Having “The Talk” About Driving with My Dad

Dad was “The Man behind the wheel. From his first Model T that he and his college buddies fixed up in the 1940s to the “ooze-mobile, which I used to call his big white Oldsmobile that hit the pavement like butter, he enjoyed almost 80 years of driving. He was like a race car driver when he whipped around the hills of Athens County, Ohio in our family Chevy Corvair.

In 1989, Mom had a stroke and couldn’t drive anymore so Dad became her trusted chauffeur. In his 70s he still drove from Phoenix to Ohio and back every summer. Dad took care of Mom and their car kept them engaged with the world around them.

The Goyer family on a 1960's trip to visit grandma and grandpa in Indianapolis. The front bumper of our "magic carpet" station wagon that Dad piloted can be seen in the driveway.

Driving is a matter of health, skills and safety – not age, so there is no magic number that tells us it’s time to start modifying driving habits or stop driving all together. For Dad, I noticed about the time he hit age 80 he did what most older drivers do – gradually modified his own driving habits as he got older. Over a period of about 5 years, he stopped driving long distances, across the state or even to downtown Phoenix, where they now live. He began to limit highway driving and stayed home in bad weather. He stuck to mostly familiar places.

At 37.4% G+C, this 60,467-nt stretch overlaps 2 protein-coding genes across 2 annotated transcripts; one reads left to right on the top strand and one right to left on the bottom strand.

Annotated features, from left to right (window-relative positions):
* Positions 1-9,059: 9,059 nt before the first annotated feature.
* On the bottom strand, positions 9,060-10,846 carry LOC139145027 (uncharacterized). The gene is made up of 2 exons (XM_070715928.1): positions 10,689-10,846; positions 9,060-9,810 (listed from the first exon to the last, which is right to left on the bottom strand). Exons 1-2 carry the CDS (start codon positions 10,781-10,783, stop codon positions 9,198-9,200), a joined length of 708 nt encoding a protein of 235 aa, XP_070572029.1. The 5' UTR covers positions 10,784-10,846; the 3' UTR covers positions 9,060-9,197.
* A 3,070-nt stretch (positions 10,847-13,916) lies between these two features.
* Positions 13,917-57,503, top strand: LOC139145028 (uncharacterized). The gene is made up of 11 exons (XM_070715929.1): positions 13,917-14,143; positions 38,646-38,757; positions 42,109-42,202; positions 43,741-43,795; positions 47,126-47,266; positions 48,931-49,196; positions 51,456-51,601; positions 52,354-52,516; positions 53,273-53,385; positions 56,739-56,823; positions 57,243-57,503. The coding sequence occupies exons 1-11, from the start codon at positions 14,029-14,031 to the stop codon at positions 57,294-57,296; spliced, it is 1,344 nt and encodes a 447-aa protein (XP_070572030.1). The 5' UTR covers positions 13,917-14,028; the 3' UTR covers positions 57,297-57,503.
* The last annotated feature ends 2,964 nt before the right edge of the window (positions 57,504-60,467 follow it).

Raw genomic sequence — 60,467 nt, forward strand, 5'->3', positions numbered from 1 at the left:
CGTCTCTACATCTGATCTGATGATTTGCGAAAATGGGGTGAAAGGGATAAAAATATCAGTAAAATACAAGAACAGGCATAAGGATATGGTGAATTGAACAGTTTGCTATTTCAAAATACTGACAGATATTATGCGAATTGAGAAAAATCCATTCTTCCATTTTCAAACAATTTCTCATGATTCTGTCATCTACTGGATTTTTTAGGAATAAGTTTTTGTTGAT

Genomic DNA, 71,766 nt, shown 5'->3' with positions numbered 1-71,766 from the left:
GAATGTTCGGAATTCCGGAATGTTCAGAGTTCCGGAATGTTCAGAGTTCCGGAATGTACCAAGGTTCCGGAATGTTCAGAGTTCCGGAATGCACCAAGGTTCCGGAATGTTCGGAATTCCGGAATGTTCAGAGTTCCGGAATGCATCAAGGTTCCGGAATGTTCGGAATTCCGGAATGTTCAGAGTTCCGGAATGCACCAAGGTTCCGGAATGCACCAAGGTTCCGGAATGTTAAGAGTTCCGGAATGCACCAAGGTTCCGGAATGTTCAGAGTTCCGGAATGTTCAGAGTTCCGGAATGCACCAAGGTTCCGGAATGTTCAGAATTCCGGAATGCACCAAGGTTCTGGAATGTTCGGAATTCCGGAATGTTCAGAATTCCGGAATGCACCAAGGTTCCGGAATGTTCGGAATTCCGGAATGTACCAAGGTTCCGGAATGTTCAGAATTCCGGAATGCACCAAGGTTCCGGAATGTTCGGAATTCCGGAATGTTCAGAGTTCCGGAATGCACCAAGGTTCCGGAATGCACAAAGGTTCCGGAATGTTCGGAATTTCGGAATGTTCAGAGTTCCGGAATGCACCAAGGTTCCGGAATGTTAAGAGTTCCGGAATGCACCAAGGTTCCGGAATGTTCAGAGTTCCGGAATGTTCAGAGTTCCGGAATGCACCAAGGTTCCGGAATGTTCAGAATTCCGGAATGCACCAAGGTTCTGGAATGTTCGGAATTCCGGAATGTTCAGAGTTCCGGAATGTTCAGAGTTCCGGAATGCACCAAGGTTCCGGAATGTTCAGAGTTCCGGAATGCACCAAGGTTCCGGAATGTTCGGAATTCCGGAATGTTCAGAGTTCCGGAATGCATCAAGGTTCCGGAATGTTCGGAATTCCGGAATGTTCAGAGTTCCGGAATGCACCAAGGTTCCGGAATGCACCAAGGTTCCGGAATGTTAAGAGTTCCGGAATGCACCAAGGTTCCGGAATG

I believe conversations about driving should happen early and often – so I rode along with him whenever I visited to casually observe his driving skills and talked things over with him if I had concerns. On the whole, he adjusted driving appropriately and I felt he was driving safely.

When he was 83 he had an accident while driving at night. While the accident wasn’t his fault and he managed it well, the car was totaled – thankfully no one was hurt. We shopped for a new car that would fit him well - easy to handle, comfortable for my Mom and cost-effective for the years he had left behind the wheel. After that, he chose to stop driving at night except around the corner to my sister’s house. He also restricted himself to driving only in their neighborhood.

But then I began to notice dents and scrapes on the car – mostly on the right front bumper. A dent appeared on the right side of the garage door. Bricks on the right side of the driveway were missing. I rode with Dad to the store, and he pulled into a parking space so close to the car on the right that I couldn’t open the passenger side door. The fact that many of these incidents were on the right side of the car was a clue that Dad’s vision might be a problem.

The other factor for Daddy is dementia – probably Alzheimer’s. While his reflexes were still quite good, as the dementia progressed very slowly we knew his ability to make quick decisions while driving could be compromised. Dad had done such a good job of gradually modifying his driving so far, but we felt it was time to talk to him about hanging up the keys.